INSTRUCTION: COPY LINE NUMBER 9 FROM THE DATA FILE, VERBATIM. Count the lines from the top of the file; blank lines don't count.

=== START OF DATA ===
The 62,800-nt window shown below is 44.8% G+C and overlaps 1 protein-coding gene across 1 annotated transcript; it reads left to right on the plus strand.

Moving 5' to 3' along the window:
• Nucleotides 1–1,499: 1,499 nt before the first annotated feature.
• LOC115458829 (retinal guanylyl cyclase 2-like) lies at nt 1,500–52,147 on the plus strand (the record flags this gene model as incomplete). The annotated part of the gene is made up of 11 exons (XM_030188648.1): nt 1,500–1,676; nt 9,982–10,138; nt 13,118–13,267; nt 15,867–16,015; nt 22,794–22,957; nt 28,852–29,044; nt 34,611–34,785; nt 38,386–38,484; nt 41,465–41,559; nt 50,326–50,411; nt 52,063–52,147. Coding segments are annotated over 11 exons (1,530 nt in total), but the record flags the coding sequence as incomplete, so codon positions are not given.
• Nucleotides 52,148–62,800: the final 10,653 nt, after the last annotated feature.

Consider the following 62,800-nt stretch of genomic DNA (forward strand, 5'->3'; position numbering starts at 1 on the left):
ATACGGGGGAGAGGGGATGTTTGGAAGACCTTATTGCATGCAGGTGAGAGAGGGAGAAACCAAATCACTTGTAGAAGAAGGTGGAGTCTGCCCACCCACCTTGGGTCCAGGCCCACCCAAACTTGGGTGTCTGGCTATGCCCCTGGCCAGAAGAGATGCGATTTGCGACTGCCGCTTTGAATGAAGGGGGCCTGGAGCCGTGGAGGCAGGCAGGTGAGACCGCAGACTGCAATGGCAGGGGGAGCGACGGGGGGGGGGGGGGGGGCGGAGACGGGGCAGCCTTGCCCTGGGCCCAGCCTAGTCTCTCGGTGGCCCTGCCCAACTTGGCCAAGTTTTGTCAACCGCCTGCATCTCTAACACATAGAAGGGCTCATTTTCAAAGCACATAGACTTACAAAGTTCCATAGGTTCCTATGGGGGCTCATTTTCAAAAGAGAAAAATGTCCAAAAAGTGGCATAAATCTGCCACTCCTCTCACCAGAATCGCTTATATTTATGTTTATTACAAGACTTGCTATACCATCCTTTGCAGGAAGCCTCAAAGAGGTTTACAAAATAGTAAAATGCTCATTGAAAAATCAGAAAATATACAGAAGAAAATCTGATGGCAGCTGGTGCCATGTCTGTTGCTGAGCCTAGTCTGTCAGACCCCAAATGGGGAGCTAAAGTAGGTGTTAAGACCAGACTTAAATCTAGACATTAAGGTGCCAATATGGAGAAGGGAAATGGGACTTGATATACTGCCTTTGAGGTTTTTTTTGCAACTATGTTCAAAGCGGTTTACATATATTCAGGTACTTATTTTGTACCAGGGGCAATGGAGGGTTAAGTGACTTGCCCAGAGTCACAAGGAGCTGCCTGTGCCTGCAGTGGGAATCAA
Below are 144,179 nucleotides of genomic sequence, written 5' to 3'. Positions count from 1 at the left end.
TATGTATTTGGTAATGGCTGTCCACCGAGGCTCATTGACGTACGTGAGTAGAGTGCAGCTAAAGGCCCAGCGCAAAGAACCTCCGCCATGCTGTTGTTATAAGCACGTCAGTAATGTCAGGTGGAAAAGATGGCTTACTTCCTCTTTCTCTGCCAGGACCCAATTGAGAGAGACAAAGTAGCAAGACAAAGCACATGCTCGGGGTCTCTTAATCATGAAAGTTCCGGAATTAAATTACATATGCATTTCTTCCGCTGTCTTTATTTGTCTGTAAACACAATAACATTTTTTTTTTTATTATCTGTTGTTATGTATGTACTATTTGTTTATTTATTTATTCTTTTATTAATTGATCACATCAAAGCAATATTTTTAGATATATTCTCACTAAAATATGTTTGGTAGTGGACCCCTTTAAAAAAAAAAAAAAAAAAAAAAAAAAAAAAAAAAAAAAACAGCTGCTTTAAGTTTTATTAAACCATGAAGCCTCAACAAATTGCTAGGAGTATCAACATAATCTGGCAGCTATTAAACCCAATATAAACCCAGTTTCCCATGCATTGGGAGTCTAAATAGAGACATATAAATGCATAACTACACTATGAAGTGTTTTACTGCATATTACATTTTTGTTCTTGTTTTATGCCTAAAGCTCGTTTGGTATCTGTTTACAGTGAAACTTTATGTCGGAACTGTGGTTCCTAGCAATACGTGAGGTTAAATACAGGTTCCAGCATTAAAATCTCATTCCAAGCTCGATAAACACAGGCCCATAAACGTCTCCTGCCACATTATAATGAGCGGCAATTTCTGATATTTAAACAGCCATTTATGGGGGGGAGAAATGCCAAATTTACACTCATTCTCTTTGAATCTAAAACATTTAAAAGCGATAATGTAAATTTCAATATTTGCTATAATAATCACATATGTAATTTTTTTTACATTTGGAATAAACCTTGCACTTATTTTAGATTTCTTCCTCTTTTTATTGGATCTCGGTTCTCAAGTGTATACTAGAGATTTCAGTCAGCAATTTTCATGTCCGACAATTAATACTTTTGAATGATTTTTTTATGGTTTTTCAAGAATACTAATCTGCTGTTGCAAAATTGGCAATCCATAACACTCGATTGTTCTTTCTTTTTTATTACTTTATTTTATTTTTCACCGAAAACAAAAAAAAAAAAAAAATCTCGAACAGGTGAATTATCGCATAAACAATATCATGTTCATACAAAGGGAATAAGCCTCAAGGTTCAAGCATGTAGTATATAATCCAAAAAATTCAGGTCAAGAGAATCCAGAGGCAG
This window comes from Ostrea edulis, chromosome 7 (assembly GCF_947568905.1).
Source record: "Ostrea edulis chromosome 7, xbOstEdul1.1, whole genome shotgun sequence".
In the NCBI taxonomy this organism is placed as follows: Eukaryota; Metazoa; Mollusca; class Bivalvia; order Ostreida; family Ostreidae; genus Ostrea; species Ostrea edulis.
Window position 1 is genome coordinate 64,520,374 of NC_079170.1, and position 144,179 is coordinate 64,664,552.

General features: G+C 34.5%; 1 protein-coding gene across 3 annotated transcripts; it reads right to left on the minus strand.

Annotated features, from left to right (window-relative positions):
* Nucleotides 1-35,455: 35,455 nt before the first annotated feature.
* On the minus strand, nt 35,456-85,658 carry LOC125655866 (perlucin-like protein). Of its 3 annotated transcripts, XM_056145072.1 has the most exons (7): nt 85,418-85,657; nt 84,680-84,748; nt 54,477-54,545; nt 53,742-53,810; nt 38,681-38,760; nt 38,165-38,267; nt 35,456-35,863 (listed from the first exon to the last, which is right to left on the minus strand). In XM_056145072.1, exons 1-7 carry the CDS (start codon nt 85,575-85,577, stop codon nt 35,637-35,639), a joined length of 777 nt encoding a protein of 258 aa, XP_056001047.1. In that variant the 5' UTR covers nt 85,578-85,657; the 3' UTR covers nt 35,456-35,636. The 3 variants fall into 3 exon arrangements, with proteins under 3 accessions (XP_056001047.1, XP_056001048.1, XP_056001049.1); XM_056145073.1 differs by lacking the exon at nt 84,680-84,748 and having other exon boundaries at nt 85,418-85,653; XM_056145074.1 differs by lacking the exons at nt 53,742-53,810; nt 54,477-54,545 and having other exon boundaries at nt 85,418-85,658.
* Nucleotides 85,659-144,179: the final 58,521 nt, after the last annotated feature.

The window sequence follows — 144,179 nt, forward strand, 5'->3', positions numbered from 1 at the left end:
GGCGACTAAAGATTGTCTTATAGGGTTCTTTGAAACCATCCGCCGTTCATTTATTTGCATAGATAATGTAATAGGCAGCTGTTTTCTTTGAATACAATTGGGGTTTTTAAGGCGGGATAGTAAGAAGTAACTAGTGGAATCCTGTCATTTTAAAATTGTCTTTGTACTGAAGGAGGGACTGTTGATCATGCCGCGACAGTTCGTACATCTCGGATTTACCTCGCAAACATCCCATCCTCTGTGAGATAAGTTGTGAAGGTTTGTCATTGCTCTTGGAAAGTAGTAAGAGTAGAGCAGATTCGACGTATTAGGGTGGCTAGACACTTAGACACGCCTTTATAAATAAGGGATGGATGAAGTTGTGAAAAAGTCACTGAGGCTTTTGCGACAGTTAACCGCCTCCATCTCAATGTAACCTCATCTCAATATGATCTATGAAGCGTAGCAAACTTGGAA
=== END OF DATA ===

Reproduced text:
TATGTATTTGGTAATGGCTGTCCACCGAGGCTCATTGACGTACGTGAGTAGAGTGCAGCTAAAGGCCCAGCGCAAAGAACCTCCGCCATGCTGTTGTTATAAGCACGTCAGTAATGTCAGGTGGAAAAGATGGCTTACTTCCTCTTTCTCTGCCAGGACCCAATTGAGAGAGACAAAGTAGCAAGACAAAGCACATGCTCGGGGTCTCTTAATCATGAAAGTTCCGGAATTAAATTACATATGCATTTCTTCCGCTGTCTTTATTTGTCTGTAAACACAATAACATTTTTTTTTTTATTATCTGTTGTTATGTATGTACTATTTGTTTATTTATTTATTCTTTTATTAATTGATCACATCAAAGCAATATTTTTAGATATATTCTCACTAAAATATGTTTGGTAGTGGACCCCTTTAAAAAAAAAAAAAAAAAAAAAAAAAAAAAAAAAAAAAAACAGCTGCTTTAAGTTTTATTAAACCATGAAGCCTCAACAAATTGCTAGGAGTATCAACATAATCTGGCAGCTATTAAACCCAATATAAACCCAGTTTCCCATGCATTGGGAGTCTAAATAGAGACATATAAATGCATAACTACACTATGAAGTGTTTTACTGCATATTACATTTTTGTTCTTGTTTTATGCCTAAAGCTCGTTTGGTATCTGTTTACAGTGAAACTTTATGTCGGAACTGTGGTTCCTAGCAATACGTGAGGTTAAATACAGGTTCCAGCATTAAAATCTCATTCCAAGCTCGATAAACACAGGCCCATAAACGTCTCCTGCCACATTATAATGAGCGGCAATTTCTGATATTTAAACAGCCATTTATGGGGGGGAGAAATGCCAAATTTACACTCATTCTCTTTGAATCTAAAACATTTAAAAGCGATAATGTAAATTTCAATATTTGCTATAATAATCACATATGTAATTTTTTTTACATTTGGAATAAACCTTGCACTTATTTTAGATTTCTTCCTCTTTTTATTGGATCTCGGTTCTCAAGTGTATACTAGAGATTTCAGTCAGCAATTTTCATGTCCGACAATTAATACTTTTGAATGATTTTTTTATGGTTTTTCAAGAATACTAATCTGCTGTTGCAAAATTGGCAATCCATAACACTCGATTGTTCTTTCTTTTTTATTACTTTATTTTATTTTTCACCGAAAACAAAAAAAAAAAAAAAATCTCGAACAGGTGAATTATCGCATAAACAATATCATGTTCATACAAAGGGAATAAGCCTCAAGGTTCAAGCATGTAGTATATAATCCAAAAAATTCAGGTCAAGAGAATCCAGAGGCAG